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Don’t think this aging icon still has “it?” Just watch him during the scenes where he believes that his ward, Bruce Wayne, is dead. No actor cries that realistically. It is straight from the character’s intensely broken heart. With nearly 60 years in the business, no one is better. Of course, there have been a few flubs along the way (like the time he couldn’t pick up his Oscar for Hannah and Her Sisters because he was busy filming… Jaws: The Revenge?) but for the most part, he’s turned a stellar career into an example for any up and coming British thesp.
He’s played everyone from the Master of Suspense to the only US president ever to resign from office. He’s best known for his turn as a slick, sadistic cannibal psychiatrist and yet many of his roles showcase a softer, more introspective side. For many, he is the Richard Burton of the post-modern age, a deeply intense (and, in the past, hard drinking) performer who digs deep into his roles without losing his own unique presence.He’s also one of those rare performers who can command true commercial appeal without losing any of his amazing acting prowess.
Having finally won an Oscar for his work as the stuttering statesman, King George VI, it seems like Firth has/had finally arrived. Of course, the sharp eyed cineaste will argue that the man has been doing amazing work since 1984 (!)...and they’d be right. Indeed, this actor has one of the most impressive resumes of all the names listed, associated with everything from definitive dramas (The English Patient) to daft comedies (the original, soccer-ccentric version of Fever Pitch). He’s even showcased his vocal range (?) in the awkward ABBA musical Mamma Mia! . After finally earning the Academy’s highest honor, Firth gets to take his place along his equally admired countrymen.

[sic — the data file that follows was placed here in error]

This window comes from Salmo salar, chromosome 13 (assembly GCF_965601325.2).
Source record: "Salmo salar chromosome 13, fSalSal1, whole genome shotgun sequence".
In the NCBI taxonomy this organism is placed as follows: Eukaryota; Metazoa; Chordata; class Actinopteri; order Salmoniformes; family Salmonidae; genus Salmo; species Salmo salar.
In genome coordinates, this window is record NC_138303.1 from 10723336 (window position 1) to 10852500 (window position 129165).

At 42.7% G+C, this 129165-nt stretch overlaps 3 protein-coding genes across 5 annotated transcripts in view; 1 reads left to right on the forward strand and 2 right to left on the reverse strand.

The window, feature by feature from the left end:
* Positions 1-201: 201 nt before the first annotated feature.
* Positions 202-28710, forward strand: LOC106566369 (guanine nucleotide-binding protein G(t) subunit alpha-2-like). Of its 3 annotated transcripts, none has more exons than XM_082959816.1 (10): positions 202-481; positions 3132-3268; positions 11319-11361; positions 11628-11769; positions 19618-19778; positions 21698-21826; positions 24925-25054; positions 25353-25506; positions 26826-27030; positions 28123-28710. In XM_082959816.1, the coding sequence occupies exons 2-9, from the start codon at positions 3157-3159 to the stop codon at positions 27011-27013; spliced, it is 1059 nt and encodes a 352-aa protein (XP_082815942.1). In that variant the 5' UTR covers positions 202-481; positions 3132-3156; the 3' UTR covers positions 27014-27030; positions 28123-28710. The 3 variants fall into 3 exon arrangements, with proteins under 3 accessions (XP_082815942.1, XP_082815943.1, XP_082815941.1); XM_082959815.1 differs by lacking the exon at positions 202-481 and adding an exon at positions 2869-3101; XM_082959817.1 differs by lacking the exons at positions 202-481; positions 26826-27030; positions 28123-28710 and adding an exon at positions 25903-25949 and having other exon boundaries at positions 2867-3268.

We give Gary a lot of guff, especially when he turns up in turds like Tiptoes, but few names, by merely appearing on a marquee, can get our interest up quicker than this engaging UK maverick. The fact that he doesn’t have an Oscar is an omission that makes the Academy look stupider every single year it goes unaddressed. Even if his work has been hit (Sid and Nancy, State of Grace, Nil by Mouth) or miss (Lost in Space, Lawless) he remains a force of film performance nature. Oldman may be long remember as the long suffering and stoic Commissioner Gordon in Christopher Nolan’s comic book epics, but he’s much more than that.
He has three well-earned Oscars, more than any other actor for leading roles (remember, Jack Nicholson has the same number, but one is for supporting). His turns have often redefined the artform, giving new life to both is amazing Method intensity and his dedication to precise detail. For My Left Foot, he actually lived like Christy Brown. For his interpretation of a turn of the century oil tycoon in Paul Thomas Anderson’s There Will Be Blood, he worked tirelessly on his accent. Even his most recent turn as our 16th President argued for meticulous research and recreation. He is, without question, the greatest living actor today.